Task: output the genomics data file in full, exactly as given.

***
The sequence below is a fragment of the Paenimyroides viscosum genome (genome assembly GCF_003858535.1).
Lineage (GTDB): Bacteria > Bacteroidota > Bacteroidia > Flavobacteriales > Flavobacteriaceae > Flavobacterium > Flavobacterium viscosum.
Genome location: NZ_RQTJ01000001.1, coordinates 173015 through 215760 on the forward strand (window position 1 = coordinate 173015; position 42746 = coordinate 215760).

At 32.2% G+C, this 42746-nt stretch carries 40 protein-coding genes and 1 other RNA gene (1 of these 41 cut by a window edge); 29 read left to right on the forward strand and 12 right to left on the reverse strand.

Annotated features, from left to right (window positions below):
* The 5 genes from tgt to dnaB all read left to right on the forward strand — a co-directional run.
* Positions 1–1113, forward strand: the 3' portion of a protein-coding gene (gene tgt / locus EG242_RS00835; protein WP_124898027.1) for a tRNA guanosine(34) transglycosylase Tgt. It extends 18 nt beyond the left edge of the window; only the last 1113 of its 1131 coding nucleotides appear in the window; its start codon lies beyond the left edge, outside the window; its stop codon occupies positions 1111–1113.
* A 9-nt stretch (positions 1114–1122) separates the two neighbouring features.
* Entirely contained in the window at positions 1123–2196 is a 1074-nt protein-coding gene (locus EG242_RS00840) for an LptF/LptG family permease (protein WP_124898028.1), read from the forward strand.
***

The sequence below is a fragment of the Paenimyroides viscosum genome (genome assembly GCF_003858535.1).
Lineage (GTDB): Bacteria > Bacteroidota > Bacteroidia > Flavobacteriales > Flavobacteriaceae > Flavobacterium > Flavobacterium viscosum.
Genome location: NZ_RQTJ01000001.1, coordinates 173015 through 215760 on the forward strand (window position 1 = coordinate 173015; position 42746 = coordinate 215760).

At 32.2% G+C, this 42746-nt stretch carries 40 protein-coding genes and 1 other RNA gene (1 of these 41 cut by a window edge); 29 read left to right on the forward strand and 12 right to left on the reverse strand.

Annotated features, from left to right (window positions below):
* The 5 genes from tgt to dnaB all read left to right on the forward strand — a co-directional run.
* Positions 1–1113, forward strand: the 3' portion of a protein-coding gene (gene tgt / locus EG242_RS00835; protein WP_124898027.1) for a tRNA guanosine(34) transglycosylase Tgt. It extends 18 nt beyond the left edge of the window; only the last 1113 of its 1131 coding nucleotides appear in the window; its start codon lies beyond the left edge, outside the window; its stop codon occupies positions 1111–1113.
* A 9-nt stretch (positions 1114–1122) separates the two neighbouring features.
* Entirely contained in the window at positions 1123–2196 is a 1074-nt protein-coding gene (locus EG242_RS00840) for an LptF/LptG family permease (protein WP_124898028.1), read from the forward strand.